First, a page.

• Listed here as both families and individuals, enslaved persons were often sold independently of familial connections. As a result, severing of families through sale was not uncommon.

• Successions, such as the one shown above, often included the sale and forced relocation of an entire plantation’s workforce, which caused the destruction of multigenerational communities.

IMAGE CAPTION: Auction notice for the sale of 178 slaves from Waverly and Meredith Plantations, part of the estate of William M. Lambeth; 1855; The Historic New Orleans Collection, 86-1997-RL

http://hnoc.minisisinc.com/thnoc/catalog/2/3031

RELATED ITEMS:

1974.25.23.6.2 / Slave auction to be held at Hewlett’s Exchange

2009.0061 / George W. Johnson Woodland Plantation correspondence

2009.0045.2 / Photograph of Evergreen Plantation slave cabins

73-701-L / Hewlett and Raspiller auction notice for the sale of twenty-four slaves from the Iberville Parish estate of Jonathan Erwin


A Slave-Pen at New Orleans—before the Auction

A Slave-Pen at New Orleans—before the Auction

• Slavers took efforts to dress up—literally and figuratively—their valuable human merchandise. In the slave pens, while awaiting sale, enslaved people were typically forced to exercise and given increased rations, new clothing, and medical care, all designed to make them appear healthier and therefore increase their value. Toward this end, slaves were also given lessons in docility and agreeability.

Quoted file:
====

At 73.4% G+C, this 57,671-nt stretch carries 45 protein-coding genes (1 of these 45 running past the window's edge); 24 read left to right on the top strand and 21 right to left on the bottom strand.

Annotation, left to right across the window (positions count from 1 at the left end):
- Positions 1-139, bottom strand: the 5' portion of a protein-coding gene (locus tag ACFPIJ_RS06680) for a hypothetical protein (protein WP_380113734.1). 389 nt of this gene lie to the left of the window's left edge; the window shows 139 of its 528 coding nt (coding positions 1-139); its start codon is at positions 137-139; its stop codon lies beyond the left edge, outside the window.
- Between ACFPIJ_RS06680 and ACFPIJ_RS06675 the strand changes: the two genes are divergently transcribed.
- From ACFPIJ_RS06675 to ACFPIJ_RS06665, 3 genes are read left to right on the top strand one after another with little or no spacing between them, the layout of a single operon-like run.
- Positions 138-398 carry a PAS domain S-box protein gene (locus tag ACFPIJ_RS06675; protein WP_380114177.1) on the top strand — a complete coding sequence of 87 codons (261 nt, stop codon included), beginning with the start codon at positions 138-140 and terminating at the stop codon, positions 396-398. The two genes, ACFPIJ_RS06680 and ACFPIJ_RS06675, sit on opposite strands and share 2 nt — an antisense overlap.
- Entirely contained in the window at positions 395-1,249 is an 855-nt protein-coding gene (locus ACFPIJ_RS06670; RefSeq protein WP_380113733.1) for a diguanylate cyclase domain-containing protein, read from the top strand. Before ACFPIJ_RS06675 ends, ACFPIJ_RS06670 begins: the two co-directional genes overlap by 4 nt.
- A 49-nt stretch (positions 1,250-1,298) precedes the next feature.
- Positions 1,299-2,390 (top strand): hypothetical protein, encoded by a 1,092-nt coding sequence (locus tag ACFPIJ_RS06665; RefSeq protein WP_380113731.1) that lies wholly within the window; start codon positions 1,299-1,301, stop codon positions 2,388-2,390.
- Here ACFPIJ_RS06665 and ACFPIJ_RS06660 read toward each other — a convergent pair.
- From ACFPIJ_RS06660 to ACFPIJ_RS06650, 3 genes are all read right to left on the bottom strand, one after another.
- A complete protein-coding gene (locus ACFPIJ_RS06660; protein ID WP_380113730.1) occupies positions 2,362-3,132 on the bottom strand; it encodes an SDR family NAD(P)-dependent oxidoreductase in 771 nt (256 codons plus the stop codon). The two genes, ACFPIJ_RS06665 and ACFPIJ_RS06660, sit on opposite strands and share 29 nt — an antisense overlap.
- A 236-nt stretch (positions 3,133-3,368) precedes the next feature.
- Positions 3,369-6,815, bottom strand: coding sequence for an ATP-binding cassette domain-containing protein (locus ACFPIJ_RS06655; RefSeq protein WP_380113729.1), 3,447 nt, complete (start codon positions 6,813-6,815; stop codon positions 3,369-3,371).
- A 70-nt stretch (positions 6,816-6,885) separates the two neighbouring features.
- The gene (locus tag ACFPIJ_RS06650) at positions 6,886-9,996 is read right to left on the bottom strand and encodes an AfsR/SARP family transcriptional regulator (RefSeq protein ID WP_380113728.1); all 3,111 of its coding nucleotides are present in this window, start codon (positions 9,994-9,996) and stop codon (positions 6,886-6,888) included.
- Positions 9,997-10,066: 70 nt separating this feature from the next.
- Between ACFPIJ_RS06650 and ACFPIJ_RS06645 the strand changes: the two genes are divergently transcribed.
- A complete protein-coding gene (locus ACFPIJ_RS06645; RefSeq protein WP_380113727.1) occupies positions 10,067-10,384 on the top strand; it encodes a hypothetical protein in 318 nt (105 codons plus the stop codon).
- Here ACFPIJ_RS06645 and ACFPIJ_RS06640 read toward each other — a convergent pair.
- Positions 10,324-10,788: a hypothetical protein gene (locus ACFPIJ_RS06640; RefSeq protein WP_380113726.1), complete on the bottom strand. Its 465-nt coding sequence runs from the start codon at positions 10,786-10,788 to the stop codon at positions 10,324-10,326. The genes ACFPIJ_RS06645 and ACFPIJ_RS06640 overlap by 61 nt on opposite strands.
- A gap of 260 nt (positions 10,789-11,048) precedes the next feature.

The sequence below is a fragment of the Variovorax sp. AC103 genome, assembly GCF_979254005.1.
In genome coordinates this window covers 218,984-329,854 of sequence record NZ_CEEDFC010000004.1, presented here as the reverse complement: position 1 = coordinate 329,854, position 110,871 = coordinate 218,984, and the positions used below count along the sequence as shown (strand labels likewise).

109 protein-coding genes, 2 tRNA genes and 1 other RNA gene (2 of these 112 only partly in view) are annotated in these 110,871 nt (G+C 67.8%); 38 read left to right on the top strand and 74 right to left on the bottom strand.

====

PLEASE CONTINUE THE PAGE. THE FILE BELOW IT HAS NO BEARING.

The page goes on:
• Slavers also used various techniques to alter the physical appearances of slaves prior to sale in hopes of recouping increased profits, including shaving beards, plucking gray hairs, blackening hair with dyes, adding tallow to girls’ hair, and greasing slaves’ faces—all to impart the notion of good health and youthfulness to prospective buyers.

• Slaves awaiting sale often received new names and fictitious backstories and were obliged, under threat of corporal punishment, to take part as actors in their own sale.

• In 1852 a measure was passed in the city’s 2nd Municipality forbidding the presentation of slaves on the sidewalks in front of the pens. Recognizing that the sale of human beings was uncomfortable to see, but unwilling to abolish the trade, city leaders instead chose to hide the hideousness of the slave market from the public eye.

• Printed in 1863 by the New York City–based Harper’s Weekly, the above depiction is identified as "A sketch of the past" and illustrates a slave sale prior to the enactment of the 1852 law, when slaves were often sold on the street.

IMAGE CAPTION: A Slave-Pen at New Orleans—before the Auction; January 24, 1863; The Historic New Orleans Collection, 1958.43.24

http://hnoc.minisisinc.com/thnoc/catalog/1/4083

RELATED ITEMS:

1977.137.18.460 / Slavers


FOR FURTHER READING:

Johnson, Walter. Soul by Soul: Life Inside an Antebellum Slave Market. Cambridge: Harvard University Press, 1999.
Kramer, John Theophilus. The Slave Auction. Boston: Wallcut, 1859.
Northup, Solomon. Twelve Years a Slave. Baton Rouge: Louisiana State University Press, 1968.